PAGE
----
Friday, October 8, 2010
The September employment report issued today was pretty much in line with expectations, which is actually somewhat unusual. It did, however, shed some new light on the economy's recovery. For one, it confirmed that employment in the private sector is growing, at an annualized rate of about 1.2–1.5% over the past six months. This is neither spectacular nor horrible; in fact, it is only a bit less than the average pace of job growth in the previous recovery. And it is still the case, as I have noted previously, that the household survey is leading the establishment survey, which is typical in most recoveries because the household survey is better able to pick up jobs created by small startups. The household survey shows that the private sector has created about 1.7 million jobs year-to-date, while the establishment survey pegs the number at 900K.
The most startling thing in this report was news that the public sector is shedding jobs like never before (third chart). With most of the census workers gone, we now see that public sector jobs are shrinking at a significant rate (1.7% annualized since the end of last year). This spells bad news for those who are losing their jobs, but it's good news for the economy, since it means the reversal of the trend towards ever-greater government bloat that has been a drag on growth for years. It also means that state and local governments are biting the bullet and cutting costs, and that is something that simply must be done. So, to the extent that a shrinking public sector is resulting on a drag on growth (which is not really significant, since there has only been a net decline in public sector emploment of some 250K year to date), this is not really bad news, it's a necessary adjustment, and it is freeing up resources which will ultimately be put to better use by the private sector.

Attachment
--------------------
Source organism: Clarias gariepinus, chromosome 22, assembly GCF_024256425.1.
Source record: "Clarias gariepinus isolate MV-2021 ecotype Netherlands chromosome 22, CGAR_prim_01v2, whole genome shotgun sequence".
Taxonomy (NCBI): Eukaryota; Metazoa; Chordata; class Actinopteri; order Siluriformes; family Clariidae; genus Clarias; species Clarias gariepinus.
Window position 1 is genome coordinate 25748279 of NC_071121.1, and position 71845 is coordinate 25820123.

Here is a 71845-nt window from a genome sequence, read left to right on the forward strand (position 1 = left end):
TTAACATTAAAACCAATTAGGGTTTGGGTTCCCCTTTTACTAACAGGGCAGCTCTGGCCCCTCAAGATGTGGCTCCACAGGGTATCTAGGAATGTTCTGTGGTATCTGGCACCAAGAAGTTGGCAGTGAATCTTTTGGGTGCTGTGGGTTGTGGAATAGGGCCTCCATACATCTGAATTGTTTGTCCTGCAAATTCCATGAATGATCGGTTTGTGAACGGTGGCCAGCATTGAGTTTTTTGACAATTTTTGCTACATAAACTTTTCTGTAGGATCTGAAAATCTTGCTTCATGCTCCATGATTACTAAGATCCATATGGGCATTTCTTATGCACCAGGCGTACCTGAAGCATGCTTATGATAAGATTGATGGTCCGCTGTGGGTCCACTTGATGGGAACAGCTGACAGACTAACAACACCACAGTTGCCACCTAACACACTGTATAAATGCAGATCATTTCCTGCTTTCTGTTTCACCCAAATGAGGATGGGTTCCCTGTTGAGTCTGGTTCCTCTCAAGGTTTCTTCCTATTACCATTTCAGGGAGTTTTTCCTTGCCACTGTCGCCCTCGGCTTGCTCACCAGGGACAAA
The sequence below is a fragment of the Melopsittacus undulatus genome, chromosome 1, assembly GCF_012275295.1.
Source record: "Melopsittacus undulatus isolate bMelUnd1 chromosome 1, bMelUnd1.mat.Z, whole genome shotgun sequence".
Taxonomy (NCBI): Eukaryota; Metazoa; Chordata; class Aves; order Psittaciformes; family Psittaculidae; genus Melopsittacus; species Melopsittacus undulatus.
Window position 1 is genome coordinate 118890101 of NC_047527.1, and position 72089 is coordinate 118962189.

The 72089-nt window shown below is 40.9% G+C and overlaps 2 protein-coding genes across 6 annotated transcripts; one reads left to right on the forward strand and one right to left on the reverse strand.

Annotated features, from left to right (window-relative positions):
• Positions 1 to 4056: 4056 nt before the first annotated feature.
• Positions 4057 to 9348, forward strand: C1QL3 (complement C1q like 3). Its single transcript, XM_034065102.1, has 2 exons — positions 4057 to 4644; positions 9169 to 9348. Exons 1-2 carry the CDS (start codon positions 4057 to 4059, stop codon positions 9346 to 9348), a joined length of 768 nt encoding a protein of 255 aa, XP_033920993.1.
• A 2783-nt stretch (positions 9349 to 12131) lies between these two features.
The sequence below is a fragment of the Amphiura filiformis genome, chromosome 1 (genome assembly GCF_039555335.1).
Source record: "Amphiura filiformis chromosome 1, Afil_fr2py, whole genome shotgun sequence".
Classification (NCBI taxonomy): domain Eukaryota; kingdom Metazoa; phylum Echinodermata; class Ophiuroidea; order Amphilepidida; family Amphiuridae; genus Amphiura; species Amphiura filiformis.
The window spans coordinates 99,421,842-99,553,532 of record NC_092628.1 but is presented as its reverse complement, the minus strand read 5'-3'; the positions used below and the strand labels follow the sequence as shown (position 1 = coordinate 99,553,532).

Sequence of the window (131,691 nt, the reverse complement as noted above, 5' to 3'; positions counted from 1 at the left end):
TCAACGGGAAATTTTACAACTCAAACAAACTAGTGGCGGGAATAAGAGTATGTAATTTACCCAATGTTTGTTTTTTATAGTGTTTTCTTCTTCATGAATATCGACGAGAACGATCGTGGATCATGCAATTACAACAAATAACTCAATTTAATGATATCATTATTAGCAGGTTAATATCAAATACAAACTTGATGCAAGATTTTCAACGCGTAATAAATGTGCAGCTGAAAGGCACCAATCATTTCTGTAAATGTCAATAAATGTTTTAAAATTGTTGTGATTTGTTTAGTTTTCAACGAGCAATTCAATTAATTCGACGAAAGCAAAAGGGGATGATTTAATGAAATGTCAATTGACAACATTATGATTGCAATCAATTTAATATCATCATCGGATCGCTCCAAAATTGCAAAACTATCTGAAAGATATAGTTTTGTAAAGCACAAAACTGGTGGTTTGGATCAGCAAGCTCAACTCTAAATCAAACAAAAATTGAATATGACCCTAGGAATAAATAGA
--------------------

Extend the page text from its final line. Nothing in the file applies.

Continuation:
Adding it all up, the private sector is doing a decent job of creating new jobs, and the public sector is undertaking the difficult task of trimming bloated budgets. Given the headwinds coming from fiscal and monetary policy, this is not at all a bad combination of events.
Posted by Scott Grannis at 7:43 AM